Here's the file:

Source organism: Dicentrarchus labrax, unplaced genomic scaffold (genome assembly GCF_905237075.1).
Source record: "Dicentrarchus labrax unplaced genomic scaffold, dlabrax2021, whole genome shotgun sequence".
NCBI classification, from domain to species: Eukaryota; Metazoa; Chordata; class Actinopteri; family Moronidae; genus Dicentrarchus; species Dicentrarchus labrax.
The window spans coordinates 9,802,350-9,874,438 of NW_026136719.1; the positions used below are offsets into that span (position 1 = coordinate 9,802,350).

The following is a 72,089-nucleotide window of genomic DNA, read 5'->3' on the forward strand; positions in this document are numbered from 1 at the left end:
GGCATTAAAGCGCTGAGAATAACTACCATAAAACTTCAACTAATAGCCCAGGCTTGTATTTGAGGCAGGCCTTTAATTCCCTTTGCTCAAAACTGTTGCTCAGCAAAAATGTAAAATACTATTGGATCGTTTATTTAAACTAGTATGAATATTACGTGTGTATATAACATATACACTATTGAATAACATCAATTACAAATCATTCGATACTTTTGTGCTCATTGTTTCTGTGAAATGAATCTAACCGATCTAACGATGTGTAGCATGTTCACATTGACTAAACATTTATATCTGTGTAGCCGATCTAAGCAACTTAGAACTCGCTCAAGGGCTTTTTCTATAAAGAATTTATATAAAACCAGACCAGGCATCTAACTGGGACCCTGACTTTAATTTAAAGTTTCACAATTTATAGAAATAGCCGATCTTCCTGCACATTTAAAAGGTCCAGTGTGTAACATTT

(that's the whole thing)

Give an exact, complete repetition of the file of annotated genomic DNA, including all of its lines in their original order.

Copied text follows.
Source organism: Dicentrarchus labrax, unplaced genomic scaffold (genome assembly GCF_905237075.1).
Source record: "Dicentrarchus labrax unplaced genomic scaffold, dlabrax2021, whole genome shotgun sequence".
NCBI classification, from domain to species: Eukaryota; Metazoa; Chordata; class Actinopteri; family Moronidae; genus Dicentrarchus; species Dicentrarchus labrax.
The window spans coordinates 9,802,350-9,874,438 of NW_026136719.1; the positions used below are offsets into that span (position 1 = coordinate 9,802,350).

The following is a 72,089-nucleotide window of genomic DNA, read 5'->3' on the forward strand; positions in this document are numbered from 1 at the left end:
GGCATTAAAGCGCTGAGAATAACTACCATAAAACTTCAACTAATAGCCCAGGCTTGTATTTGAGGCAGGCCTTTAATTCCCTTTGCTCAAAACTGTTGCTCAGCAAAAATGTAAAATACTATTGGATCGTTTATTTAAACTAGTATGAATATTACGTGTGTATATAACATATACACTATTGAATAACATCAATTACAAATCATTCGATACTTTTGTGCTCATTGTTTCTGTGAAATGAATCTAACCGATCTAACGATGTGTAGCATGTTCACATTGACTAAACATTTATATCTGTGTAGCCGATCTAAGCAACTTAGAACTCGCTCAAGGGCTTTTTCTATAAAGAATTTATATAAAACCAGACCAGGCATCTAACTGGGACCCTGACTTTAATTTAAAGTTTCACAATTTATAGAAATAGCCGATCTTCCTGCACATTTAAAAGGTCCAGTGTGTAACATTT